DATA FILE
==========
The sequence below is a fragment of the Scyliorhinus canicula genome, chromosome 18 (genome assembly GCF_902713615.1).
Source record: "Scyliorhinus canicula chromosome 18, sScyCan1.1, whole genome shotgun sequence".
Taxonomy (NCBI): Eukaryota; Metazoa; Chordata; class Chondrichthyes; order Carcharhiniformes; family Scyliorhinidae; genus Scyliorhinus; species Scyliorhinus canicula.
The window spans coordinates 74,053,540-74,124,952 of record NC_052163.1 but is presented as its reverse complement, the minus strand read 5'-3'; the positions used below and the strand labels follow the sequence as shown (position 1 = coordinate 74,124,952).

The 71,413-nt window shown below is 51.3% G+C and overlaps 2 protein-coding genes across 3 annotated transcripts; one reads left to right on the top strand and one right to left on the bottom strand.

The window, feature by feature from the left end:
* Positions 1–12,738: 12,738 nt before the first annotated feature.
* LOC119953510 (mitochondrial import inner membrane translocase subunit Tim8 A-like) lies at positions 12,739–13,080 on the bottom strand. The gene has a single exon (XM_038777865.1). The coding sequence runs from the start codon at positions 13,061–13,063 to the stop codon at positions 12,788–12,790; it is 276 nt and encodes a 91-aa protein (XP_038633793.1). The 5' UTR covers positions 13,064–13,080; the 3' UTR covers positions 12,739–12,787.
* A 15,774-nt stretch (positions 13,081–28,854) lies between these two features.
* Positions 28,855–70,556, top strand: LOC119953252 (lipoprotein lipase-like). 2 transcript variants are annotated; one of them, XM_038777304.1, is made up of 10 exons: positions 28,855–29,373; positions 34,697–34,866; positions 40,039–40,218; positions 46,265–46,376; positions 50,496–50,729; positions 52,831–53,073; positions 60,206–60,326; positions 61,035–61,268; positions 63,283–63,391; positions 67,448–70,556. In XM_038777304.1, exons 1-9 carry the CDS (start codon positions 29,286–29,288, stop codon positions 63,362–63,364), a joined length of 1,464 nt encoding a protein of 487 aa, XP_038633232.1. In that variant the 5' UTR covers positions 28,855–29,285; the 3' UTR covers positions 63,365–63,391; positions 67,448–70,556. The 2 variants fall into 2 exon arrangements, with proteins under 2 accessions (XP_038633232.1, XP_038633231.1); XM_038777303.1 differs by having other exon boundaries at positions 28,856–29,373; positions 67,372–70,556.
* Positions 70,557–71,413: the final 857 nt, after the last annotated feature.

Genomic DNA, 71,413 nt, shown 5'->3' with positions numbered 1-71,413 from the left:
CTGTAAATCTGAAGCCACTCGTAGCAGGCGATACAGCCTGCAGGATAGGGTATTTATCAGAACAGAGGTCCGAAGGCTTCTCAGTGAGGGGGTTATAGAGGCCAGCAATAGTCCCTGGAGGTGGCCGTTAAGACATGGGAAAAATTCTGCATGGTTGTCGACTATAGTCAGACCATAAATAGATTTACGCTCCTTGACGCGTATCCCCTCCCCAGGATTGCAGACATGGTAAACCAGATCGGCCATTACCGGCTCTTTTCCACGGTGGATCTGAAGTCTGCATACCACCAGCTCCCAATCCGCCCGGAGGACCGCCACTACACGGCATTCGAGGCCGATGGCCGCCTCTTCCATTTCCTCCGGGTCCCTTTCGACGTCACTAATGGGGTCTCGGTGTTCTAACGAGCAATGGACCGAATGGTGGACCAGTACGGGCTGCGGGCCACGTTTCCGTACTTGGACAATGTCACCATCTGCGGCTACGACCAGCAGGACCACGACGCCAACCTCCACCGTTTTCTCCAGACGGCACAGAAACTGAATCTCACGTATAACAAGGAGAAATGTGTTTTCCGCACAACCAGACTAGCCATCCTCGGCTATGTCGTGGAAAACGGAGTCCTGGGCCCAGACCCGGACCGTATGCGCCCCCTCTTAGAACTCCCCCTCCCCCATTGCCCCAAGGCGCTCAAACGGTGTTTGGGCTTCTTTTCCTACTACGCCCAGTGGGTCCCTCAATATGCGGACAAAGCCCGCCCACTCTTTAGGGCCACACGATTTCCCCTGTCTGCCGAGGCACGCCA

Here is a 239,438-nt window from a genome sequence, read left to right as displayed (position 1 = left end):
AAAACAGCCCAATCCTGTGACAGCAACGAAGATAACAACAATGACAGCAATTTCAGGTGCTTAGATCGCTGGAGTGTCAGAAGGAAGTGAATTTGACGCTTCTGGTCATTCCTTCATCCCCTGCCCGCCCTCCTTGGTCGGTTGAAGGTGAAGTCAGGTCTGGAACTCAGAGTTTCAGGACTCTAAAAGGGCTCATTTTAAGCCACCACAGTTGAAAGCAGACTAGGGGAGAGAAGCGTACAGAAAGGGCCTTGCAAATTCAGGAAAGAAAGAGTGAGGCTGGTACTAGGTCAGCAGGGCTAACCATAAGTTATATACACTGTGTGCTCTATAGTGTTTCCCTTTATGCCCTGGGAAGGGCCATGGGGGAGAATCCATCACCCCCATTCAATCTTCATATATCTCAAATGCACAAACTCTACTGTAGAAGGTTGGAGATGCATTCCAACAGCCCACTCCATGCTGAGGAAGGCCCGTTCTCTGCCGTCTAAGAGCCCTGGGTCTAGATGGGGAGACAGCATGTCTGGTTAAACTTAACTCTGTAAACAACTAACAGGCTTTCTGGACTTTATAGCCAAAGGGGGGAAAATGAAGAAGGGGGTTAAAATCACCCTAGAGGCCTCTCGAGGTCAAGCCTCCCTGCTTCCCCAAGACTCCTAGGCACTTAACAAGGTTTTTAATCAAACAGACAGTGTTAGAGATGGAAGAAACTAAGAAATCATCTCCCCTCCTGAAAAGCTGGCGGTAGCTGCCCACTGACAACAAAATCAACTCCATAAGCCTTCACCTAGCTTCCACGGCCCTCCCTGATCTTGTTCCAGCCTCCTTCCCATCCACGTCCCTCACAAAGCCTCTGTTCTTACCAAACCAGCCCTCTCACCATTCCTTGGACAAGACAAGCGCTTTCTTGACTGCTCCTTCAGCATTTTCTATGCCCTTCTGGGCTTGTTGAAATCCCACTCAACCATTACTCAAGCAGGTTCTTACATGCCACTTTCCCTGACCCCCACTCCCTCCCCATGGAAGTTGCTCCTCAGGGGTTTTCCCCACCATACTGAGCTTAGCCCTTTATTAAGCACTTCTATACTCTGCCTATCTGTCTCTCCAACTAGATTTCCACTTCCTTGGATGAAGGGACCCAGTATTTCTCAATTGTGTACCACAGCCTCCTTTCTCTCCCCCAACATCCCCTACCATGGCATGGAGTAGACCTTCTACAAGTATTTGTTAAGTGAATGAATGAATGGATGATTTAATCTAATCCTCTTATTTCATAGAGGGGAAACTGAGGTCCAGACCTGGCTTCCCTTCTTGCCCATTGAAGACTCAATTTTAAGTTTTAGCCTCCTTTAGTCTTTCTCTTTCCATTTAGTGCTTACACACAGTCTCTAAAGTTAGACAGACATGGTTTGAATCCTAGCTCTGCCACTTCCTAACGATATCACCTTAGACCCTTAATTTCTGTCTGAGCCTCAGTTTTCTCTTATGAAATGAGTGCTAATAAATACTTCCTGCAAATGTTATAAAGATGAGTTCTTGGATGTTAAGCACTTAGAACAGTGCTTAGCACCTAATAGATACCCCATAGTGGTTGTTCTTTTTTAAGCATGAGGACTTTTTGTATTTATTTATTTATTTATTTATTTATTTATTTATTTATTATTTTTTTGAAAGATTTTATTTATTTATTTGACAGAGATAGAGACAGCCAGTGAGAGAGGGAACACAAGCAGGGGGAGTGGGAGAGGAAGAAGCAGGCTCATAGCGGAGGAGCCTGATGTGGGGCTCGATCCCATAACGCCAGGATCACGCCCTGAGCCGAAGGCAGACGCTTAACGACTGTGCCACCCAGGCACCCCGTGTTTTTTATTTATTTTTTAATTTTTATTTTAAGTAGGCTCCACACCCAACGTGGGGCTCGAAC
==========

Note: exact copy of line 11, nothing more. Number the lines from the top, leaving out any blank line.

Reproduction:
* Positions 70,557–71,413: the final 857 nt, after the last annotated feature.